OK, last year I posted a piece about Windows 8, and that I was not too keen on the changes. I was wrong. Now that I’m using Windows 8 full time, and that 3rd party software has come out to help with the transition I’ve completely done a 180 on my views of Windows 8. A little credit to Microsoft, but only because they’ve built another incredible OS with Windows 8. A lot of credit goes to the avid developers who stepped up to the challenges of Windows 8, and have transformed it into an OS worth every bit of your attention.
First, Windows 8 is obviously made for the new world of mobile computing, though not entirely as I’ve found out. Over the past few months I’ve learned it does actually work quite well on the desktop with a keyboard and mouse. And much better than I expected in the new Modern UI. But I like most others are creatures of habit, and have built a style of work around the old desktop. Great news! It’s still there and still 100% usable as ever before. And with improvements too! But it’s a mystery to a lot of people as to how to use Windows 8 as if nothing changed. It’s easy.
I recommend a few free software installs, easily obtained from http://ninite.com. The first is “Classic Shell”. This little jewel will bring back the old start menu, in any past format you prefer with a lot of tweaks if you want. I still like the Windows 7 format, so I always choose that from the default Windows NT style very old setup. The second is “CCCP” or “K-Lite Codecs”. CCCP is a light install of codecs and most importantly the old Classic Media Player. Once Classic Media Player is configured and associated with all media file types it will remove the need for the Modern UI media tools popping up on every video or song that happens. K-Lite is more robust, but I prefer light weight installations overall. Last install is Adobe PDF Reader. Windows 8 is very cool in that it provides PDF ability inside the Modern UI. But on the desktop, nothing beats the good ol’ Adobe Reader. A few other small things may bring up the Modern UI from time to time, but there are programs to help that, and it’s easy to get back to the desktop if ever you need. But, if you like a heavy mix of both desktop and Modern UI, check out ModernMix from Stardock. A $5 program to put Modern UI apps inside desktop windows.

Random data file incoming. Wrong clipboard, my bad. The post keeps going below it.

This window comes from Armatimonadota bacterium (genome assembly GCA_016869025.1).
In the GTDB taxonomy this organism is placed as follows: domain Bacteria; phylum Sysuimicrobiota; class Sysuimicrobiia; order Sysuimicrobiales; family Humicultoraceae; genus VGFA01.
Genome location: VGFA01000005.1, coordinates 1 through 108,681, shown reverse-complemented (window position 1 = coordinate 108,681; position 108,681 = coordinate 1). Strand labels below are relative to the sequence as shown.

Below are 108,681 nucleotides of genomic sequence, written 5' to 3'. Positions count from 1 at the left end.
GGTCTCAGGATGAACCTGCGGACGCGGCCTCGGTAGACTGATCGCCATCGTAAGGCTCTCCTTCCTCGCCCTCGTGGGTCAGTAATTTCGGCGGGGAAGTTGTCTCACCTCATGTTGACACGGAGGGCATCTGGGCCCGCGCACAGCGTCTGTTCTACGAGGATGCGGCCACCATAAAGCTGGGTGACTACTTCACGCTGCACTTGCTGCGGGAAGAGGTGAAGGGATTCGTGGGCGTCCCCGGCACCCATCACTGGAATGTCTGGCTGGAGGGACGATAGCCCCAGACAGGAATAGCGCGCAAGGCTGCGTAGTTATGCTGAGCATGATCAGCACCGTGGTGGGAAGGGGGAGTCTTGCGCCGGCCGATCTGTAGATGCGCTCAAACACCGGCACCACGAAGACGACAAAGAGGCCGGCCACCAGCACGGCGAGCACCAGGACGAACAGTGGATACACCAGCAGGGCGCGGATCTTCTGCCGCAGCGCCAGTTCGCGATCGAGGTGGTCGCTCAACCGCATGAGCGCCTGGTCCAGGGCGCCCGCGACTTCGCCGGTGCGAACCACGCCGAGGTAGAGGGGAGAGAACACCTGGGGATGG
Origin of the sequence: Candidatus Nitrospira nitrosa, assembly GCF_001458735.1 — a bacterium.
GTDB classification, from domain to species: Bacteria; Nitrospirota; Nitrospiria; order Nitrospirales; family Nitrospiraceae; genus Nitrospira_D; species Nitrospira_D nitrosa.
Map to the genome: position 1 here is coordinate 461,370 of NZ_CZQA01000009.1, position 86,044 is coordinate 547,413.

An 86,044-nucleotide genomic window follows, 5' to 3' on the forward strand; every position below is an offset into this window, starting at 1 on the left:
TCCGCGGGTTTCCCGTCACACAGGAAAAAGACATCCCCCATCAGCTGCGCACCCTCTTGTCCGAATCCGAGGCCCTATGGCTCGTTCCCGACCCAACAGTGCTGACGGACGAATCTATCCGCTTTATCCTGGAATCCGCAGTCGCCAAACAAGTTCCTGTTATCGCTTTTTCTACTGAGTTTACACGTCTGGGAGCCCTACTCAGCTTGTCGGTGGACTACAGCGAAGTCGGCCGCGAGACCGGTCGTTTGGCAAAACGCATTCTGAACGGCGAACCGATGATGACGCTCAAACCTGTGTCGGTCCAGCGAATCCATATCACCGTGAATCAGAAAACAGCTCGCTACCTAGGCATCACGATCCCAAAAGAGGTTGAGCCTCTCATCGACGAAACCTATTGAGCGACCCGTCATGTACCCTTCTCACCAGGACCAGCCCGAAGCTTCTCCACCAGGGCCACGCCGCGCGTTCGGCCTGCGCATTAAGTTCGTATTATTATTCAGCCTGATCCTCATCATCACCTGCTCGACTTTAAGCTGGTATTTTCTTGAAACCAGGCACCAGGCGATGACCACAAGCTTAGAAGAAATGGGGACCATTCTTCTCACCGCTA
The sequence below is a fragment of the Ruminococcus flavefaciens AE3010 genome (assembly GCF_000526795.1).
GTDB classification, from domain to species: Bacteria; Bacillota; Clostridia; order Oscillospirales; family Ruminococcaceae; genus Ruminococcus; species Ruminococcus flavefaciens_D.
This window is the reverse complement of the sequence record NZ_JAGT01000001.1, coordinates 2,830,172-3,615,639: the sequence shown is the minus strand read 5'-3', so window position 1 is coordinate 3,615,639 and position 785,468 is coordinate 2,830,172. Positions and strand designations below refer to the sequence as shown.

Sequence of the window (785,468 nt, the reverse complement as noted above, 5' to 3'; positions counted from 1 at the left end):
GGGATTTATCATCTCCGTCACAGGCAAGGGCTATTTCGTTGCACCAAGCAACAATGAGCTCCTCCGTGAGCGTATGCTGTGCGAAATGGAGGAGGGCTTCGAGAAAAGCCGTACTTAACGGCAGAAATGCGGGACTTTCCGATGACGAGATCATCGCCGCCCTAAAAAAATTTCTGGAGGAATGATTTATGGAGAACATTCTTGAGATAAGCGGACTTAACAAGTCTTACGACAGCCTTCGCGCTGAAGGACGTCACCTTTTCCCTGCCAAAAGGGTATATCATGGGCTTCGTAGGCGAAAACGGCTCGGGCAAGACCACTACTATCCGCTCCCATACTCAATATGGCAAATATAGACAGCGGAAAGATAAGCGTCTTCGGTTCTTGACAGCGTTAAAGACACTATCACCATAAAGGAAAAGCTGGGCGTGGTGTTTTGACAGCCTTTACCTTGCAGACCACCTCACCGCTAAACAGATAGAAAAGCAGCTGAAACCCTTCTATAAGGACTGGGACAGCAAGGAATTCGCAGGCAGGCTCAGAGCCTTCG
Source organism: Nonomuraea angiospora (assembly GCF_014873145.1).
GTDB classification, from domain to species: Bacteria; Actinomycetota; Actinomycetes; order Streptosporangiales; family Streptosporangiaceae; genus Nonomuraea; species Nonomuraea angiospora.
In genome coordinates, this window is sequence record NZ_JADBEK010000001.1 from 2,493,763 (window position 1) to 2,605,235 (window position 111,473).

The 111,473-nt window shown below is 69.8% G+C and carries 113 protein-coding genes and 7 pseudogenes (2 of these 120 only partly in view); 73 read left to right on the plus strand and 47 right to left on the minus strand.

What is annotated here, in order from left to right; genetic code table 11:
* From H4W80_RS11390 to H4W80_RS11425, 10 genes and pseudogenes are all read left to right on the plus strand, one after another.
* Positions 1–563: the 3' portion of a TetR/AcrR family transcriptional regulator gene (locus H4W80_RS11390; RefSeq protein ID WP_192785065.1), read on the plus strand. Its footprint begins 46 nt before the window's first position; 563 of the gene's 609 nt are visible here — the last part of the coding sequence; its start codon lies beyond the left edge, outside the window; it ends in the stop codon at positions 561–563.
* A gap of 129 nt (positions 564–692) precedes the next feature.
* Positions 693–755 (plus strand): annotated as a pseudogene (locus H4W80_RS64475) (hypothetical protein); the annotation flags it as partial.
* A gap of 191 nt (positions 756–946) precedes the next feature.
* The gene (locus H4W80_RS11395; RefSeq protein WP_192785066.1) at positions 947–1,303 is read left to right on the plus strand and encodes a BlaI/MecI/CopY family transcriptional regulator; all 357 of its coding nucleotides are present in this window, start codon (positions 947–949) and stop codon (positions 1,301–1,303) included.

Some other free installs of consideration are Cute PDF for creating PDF files from everything, GIMP or Paint.NET whichever you prefer for graphics, Skydrive which has a Modern UI app but doesn’t integrate well on the desktop so the desktop program fixes that. Auslogics defrag if you have an old fashion hard drive and not an SSD, and finally 7-Zip. That’s my basic mix, but there are a lot to choose from. Remember you don’t need Flash Player or and Anti-Virus in Windows 8. Microsoft now includes those as standard fare in Windows 8. Let them worry about these tools so you don’t have to. Sure there are better AV programs, but the best AV today is not a program, it’s you and your Internet habits. But that’s another post…
With those minor changes, which are not different than any other Windows setup in the past as everyone usually installs something if it hasn’t already been installed by Dell or HP or any other computer hardware OEM, you’ll find Windows 8 to really be the same good old Windows you’ve always known. And of course with many newer features too, like better hardware support, better security, a more robust task manager and improved speed and reliability.
There’s a lot of people right now on the Web bashing the hell out of Windows 8. And at one point I was one of those. But, since Windows 8 has been released and a few 3rd party developers stepped up to challenge a few missing things, I now find Windows 8 to be the best Windows Microsoft has ever released. Hands down! All of the arguments of those that hate Windows 8 have been remedied. If they can’t use Windows 8 now, they are no good at computers to begin with. Being “old school” is not a problem, unless you make it a problem like so many otherwise good computer literate people are doing. I for one am thankful that Microsoft continues to make Windows a very open and configurable OS. One that’s easy to change and configure into the OS that I want it to be.
One of the biggest plusses to Windows 8 is that you get the best of two worlds now. Windows 8 is mostly a change to a style of computing that has taken off for every other major OS vendor except Microsoft until now. That’s the “app” world and mobile computing. Where software is no longer sold as programs, but now as apps through a cloud connected store supported by the OS developer. And giving the apps closer connection between the users to their app developers too. To simplify things for me I still refer to old school software for the desktop as “programs”, and the newer software distributed through the Microsoft Store are now “apps”. Apps are also much more safer than in the past, as Microsoft tests every app that hits their store before allowing it to be downloaded. And the experience is easier than ever on getting new apps, installing them and keeping them up to date. You can even get old school programs from the Store, but they are few in number right now. Not sure why on that, but we’ll most likely see even fewer in the future.
So, if you meet anyone that says they hate Windows 8, then you’ve met someone who probably would not hate it, and just hasn’t spent any time with it. In my view they are just looking for an excuse to complain about something. 100% of their concerns can be remedied quickly and easily. So don’t buy into their smoke and mirrors routine about the bad of Windows 8. They are wrong, just as I was at one time. And, if they are a computer professional, I’d say they are just being a wimp of a computer professional. Any pro can handle Windows 8 with ease. If they can’t then they are not a pro.